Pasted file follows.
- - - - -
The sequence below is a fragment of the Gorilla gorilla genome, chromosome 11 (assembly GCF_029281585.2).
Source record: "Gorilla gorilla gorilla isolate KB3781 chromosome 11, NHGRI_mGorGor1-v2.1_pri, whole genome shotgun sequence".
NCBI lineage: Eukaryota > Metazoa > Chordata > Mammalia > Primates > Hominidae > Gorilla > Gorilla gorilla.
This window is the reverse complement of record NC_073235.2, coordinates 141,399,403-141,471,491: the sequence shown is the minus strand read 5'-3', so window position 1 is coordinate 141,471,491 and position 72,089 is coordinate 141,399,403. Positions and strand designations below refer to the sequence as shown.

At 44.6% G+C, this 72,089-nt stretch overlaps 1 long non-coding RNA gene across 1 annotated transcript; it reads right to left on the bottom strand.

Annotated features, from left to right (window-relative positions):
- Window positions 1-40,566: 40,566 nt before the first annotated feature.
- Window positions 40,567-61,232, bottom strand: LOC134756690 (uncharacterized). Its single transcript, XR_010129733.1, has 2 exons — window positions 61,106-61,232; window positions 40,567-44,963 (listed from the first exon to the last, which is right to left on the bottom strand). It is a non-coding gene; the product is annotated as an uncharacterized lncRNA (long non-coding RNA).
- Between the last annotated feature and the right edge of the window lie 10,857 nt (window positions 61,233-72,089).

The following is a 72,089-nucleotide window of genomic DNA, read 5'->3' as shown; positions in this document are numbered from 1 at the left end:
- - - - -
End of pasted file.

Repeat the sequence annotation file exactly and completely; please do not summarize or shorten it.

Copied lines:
The sequence below is a fragment of the Gorilla gorilla genome, chromosome 11 (assembly GCF_029281585.2).
Source record: "Gorilla gorilla gorilla isolate KB3781 chromosome 11, NHGRI_mGorGor1-v2.1_pri, whole genome shotgun sequence".
NCBI lineage: Eukaryota > Metazoa > Chordata > Mammalia > Primates > Hominidae > Gorilla > Gorilla gorilla.
This window is the reverse complement of record NC_073235.2, coordinates 141,399,403-141,471,491: the sequence shown is the minus strand read 5'-3', so window position 1 is coordinate 141,471,491 and position 72,089 is coordinate 141,399,403. Positions and strand designations below refer to the sequence as shown.

At 44.6% G+C, this 72,089-nt stretch overlaps 1 long non-coding RNA gene across 1 annotated transcript; it reads right to left on the bottom strand.

Annotated features, from left to right (window-relative positions):
- Window positions 1-40,566: 40,566 nt before the first annotated feature.
- Window positions 40,567-61,232, bottom strand: LOC134756690 (uncharacterized). Its single transcript, XR_010129733.1, has 2 exons — window positions 61,106-61,232; window positions 40,567-44,963 (listed from the first exon to the last, which is right to left on the bottom strand). It is a non-coding gene; the product is annotated as an uncharacterized lncRNA (long non-coding RNA).
- Between the last annotated feature and the right edge of the window lie 10,857 nt (window positions 61,233-72,089).

The following is a 72,089-nucleotide window of genomic DNA, read 5'->3' as shown; positions in this document are numbered from 1 at the left end: